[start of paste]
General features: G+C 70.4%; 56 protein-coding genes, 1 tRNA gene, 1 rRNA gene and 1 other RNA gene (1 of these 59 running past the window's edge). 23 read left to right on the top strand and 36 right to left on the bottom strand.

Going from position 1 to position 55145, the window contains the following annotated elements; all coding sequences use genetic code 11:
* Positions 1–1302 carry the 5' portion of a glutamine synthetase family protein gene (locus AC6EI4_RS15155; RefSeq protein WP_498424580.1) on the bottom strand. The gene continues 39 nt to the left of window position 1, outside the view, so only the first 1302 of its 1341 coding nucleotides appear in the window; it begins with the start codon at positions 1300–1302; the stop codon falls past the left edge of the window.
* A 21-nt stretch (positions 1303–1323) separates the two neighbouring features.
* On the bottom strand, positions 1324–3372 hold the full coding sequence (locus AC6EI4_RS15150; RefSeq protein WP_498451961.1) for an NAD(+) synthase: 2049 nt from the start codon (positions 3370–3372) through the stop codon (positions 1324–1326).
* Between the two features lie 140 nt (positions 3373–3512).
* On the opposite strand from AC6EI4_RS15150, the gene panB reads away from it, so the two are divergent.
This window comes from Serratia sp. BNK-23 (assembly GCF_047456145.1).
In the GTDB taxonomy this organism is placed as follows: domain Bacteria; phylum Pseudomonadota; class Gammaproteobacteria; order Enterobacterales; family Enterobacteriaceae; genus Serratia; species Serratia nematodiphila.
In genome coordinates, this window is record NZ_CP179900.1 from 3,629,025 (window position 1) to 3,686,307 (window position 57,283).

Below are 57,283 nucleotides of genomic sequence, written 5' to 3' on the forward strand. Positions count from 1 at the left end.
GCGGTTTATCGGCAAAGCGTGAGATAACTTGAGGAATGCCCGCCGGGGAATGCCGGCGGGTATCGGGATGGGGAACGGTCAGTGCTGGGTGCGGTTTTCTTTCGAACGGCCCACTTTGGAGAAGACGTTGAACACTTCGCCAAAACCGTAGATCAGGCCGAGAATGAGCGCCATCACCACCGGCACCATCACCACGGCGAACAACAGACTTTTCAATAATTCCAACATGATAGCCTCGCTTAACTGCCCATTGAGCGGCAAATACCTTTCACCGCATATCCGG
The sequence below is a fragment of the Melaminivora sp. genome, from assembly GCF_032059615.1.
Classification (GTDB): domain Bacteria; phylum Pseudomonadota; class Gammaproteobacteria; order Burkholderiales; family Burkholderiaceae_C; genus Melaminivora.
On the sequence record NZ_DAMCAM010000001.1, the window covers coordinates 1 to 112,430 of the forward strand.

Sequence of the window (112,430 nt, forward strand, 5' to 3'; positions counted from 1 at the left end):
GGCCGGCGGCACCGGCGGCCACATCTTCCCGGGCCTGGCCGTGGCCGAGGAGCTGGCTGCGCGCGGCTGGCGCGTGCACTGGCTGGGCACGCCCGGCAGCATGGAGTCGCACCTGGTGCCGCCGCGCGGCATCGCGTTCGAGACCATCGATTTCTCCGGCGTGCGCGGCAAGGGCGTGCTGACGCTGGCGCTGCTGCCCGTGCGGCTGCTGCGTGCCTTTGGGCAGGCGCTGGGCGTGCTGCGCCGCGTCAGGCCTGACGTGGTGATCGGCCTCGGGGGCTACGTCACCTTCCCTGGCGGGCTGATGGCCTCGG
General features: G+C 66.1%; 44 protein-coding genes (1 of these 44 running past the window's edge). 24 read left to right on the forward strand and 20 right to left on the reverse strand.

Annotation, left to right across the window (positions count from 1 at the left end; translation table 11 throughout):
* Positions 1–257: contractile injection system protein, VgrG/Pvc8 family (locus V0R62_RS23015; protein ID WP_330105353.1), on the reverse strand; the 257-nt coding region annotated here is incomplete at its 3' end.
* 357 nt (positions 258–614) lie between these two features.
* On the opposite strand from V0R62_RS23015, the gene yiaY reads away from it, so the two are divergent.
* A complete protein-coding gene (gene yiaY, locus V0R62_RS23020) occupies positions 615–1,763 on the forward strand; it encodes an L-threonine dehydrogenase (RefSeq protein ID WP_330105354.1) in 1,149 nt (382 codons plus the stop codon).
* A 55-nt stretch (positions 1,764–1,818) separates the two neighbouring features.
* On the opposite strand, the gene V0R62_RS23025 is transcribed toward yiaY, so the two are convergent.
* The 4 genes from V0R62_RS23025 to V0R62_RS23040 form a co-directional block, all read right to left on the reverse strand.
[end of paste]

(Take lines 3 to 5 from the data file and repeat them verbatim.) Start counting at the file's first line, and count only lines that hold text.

* Positions 1–1302 carry the 5' portion of a glutamine synthetase family protein gene (locus AC6EI4_RS15155; RefSeq protein WP_498424580.1) on the bottom strand. The gene continues 39 nt to the left of window position 1, outside the view, so only the first 1302 of its 1341 coding nucleotides appear in the window; it begins with the start codon at positions 1300–1302; the stop codon falls past the left edge of the window.
* A 21-nt stretch (positions 1303–1323) separates the two neighbouring features.
* On the bottom strand, positions 1324–3372 hold the full coding sequence (locus AC6EI4_RS15150; RefSeq protein WP_498451961.1) for an NAD(+) synthase: 2049 nt from the start codon (positions 3370–3372) through the stop codon (positions 1324–1326).